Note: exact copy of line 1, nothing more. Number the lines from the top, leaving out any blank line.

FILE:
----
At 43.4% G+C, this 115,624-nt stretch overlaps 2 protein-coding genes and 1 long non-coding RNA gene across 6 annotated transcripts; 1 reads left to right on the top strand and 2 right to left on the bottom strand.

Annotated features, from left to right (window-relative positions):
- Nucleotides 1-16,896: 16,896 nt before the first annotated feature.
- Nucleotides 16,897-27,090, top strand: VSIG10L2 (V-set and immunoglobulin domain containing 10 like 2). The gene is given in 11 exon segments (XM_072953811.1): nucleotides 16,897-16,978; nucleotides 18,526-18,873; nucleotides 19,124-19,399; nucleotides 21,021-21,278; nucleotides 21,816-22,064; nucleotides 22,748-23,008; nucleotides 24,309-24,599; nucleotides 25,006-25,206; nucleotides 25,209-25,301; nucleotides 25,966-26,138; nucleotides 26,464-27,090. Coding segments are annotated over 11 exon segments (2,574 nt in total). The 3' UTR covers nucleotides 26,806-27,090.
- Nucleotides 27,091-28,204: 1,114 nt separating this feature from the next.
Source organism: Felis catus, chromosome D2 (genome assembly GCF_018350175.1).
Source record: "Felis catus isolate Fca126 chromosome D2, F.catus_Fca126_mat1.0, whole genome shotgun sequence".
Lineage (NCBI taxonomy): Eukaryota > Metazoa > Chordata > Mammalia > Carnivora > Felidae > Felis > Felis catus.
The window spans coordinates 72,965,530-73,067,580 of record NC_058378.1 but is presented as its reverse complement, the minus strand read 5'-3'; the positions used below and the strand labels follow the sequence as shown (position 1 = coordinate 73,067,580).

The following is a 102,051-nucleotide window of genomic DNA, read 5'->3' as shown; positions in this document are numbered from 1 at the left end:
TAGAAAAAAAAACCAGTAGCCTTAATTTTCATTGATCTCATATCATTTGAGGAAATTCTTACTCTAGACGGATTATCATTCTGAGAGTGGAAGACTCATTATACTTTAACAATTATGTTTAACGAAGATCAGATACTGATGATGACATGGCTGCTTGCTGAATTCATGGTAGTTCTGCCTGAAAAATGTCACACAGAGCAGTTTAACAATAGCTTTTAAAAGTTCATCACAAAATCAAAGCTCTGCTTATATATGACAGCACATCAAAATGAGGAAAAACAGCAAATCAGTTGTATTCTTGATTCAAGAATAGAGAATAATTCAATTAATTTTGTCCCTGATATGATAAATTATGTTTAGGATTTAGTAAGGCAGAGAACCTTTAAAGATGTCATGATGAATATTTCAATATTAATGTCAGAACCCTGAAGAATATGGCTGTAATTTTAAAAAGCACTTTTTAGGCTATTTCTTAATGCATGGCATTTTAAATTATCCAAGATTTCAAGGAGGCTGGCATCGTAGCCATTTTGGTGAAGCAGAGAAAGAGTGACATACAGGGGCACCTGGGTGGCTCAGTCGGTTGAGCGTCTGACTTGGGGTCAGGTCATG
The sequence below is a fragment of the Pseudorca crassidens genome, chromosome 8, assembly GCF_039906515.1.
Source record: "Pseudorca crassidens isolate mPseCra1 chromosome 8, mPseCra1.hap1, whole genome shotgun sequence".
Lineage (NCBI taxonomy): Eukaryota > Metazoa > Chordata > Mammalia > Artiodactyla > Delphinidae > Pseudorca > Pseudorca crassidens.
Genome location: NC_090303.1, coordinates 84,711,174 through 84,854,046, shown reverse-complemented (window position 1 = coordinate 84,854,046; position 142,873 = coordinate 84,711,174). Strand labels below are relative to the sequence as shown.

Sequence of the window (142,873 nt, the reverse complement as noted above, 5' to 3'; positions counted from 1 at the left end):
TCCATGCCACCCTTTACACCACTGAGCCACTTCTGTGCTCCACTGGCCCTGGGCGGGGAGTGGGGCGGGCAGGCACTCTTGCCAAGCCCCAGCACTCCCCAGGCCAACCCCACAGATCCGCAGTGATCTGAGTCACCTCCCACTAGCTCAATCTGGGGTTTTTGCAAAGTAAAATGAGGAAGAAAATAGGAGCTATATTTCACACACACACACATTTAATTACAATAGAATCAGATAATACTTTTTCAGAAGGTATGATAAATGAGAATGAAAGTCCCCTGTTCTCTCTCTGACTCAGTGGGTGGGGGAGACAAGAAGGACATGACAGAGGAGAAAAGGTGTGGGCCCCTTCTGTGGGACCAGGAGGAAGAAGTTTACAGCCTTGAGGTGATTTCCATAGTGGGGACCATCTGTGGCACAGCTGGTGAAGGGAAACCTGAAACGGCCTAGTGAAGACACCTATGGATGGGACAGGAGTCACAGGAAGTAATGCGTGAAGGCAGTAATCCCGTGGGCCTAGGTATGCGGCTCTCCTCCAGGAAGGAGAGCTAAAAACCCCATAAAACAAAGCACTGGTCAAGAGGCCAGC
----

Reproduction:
At 43.4% G+C, this 115,624-nt stretch overlaps 2 protein-coding genes and 1 long non-coding RNA gene across 6 annotated transcripts; 1 reads left to right on the top strand and 2 right to left on the bottom strand.